On its surface, “The Hunt” is simply an icily seductive Danish suspense film. There is a laconic leading man with a rocky past (Mads Mikkelsen), taboo subject matter, a colorful cast of supporting players and a gripping case of injustice at the center of things.
But “The Hunt” is only deceptively a genre-bound thriller. It’s a contemporary horror story about a respected man’s descent into a Kafkaesque nightmare of denunciations, dread and danger. It has an insinuating pull that takes us into the dark realms of the human psyche. The opening scenes could be a tourist brochure for the Danish provinces, but it builds to an excursion through small-town Hell.
Mikkelsen is flat-out brilliant, wasting not a gesture as Lucas, a divorced fortysomething who has taken up day-care work after his teaching job was downsized. Rather than seek greener pastures, he remains in his provincial hometown, hunting and carousing with his lifelong buddies while working to win custody of his teenage son. While there is some speculation about why he lives alone, he’s valued for his affectionate relationships with the children in his care.
Lucas is a frequent guest at the home of his pal Theo (Thomas Bo Larsen) and his wife, Agnes (Anne Louise Hassing), and an unofficial uncle to their little blond angel, Klara (Annika Wedderkopp). One day Klara goes on a walk to escape her parents’ latest argument, forgets her way home, and feels comforted when Lucas walks her home. Later, an ill-judged gesture of affection from one to the other triggers a rejection that sparks ugly suspicions, leading questions, half-truths and outright lies.
Expecting his civilized friends to come to their heads when passions cool, Lucas bides his time. Big mistake. People assume the worst. Neighbors he’s known for decades turn malicious and malevolent overnight, their moral collapse fueled by a misguided sense of righteous indignation. He’s excommunicated from society, vilified by his childhood friends and barred from the local stores. The film mounts excruciating tension as the witchhunt escalates from emotional to physical attacks. The villagers’ mix of old-world chivalry and cruelty makes them scarier than any troupe of zombies.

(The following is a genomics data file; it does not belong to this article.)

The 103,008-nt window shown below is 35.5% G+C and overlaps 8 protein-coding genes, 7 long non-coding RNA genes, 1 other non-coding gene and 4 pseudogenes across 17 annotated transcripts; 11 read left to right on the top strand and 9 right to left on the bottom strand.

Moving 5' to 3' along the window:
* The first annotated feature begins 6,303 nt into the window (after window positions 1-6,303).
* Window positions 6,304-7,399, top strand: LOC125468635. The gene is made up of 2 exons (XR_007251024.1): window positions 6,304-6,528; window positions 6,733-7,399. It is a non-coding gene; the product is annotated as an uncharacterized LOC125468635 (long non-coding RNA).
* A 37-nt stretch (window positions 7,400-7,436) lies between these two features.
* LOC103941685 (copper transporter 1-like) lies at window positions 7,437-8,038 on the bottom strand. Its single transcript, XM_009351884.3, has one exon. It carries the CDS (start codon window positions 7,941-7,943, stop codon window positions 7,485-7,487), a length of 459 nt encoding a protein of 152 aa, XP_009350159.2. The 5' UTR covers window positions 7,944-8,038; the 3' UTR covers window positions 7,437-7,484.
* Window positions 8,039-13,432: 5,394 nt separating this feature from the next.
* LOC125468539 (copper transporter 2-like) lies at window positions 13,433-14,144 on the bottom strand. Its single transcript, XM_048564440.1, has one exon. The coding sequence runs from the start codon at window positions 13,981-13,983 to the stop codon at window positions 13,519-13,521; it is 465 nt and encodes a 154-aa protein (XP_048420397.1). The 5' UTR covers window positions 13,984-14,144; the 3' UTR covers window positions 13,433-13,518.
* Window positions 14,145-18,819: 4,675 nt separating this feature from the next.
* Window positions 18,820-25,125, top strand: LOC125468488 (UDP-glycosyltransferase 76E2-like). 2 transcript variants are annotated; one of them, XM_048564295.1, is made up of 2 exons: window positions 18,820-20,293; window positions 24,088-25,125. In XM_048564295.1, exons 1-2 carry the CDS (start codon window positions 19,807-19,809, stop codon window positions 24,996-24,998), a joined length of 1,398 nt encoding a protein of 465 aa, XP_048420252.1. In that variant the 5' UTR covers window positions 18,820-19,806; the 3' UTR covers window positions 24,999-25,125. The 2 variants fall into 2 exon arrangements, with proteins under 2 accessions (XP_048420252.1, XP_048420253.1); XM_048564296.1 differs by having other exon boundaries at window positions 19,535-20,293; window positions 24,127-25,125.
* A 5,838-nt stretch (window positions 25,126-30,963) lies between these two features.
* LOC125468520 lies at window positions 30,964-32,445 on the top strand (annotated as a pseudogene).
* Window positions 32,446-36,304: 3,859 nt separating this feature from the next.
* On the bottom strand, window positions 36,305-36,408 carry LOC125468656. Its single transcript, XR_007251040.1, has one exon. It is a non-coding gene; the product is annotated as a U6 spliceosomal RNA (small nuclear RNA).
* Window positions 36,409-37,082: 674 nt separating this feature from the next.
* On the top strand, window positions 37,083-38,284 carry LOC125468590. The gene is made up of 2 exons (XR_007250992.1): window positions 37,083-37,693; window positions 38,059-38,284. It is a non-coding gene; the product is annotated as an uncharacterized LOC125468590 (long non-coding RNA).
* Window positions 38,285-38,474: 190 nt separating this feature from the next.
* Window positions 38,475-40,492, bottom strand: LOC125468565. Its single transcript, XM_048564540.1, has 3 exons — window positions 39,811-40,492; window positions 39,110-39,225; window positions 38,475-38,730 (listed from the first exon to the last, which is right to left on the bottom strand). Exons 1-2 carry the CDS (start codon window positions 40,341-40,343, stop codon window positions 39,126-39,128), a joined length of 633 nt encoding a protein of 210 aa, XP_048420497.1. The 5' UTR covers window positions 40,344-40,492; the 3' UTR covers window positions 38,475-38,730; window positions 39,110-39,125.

“The Hunt” is directed with brooding power and ruthless precision by Thomas Vinterberg, a fluid storyteller and a shocking choreographer of violence. He can turn a cozy schoolroom, church nave or bachelor flat into a prison cell. He draws engrossing work from his performers, too. It’s astonishing what he gets from 7-year-old first-timer Wedderkopp in a demanding role.
Mikkelsen, channeling the decency and reserve of a Danish Gregory Peck, bottles up his fury until the pressure becomes unbearable. When he strikes back it’s a fists-in-the-air moment, but it’s far from the end of the struggle.
“The Hunt” reverberates with the anxieties of the current moment, when we fear hidden enemies and wonder whom to trust. It’s thoughtful about the social uses of violence, whether as a tool of the powerful, a rite of initiation, or a spur to communal hysteria. The story is simultaneously tough-minded and compassionate about the human condition, noting that those swept up into irrationality are in some sense victims, too.
You leave “The Hunt” unsettled in the best sense. Its images and implications are likely to stay in your head a long time.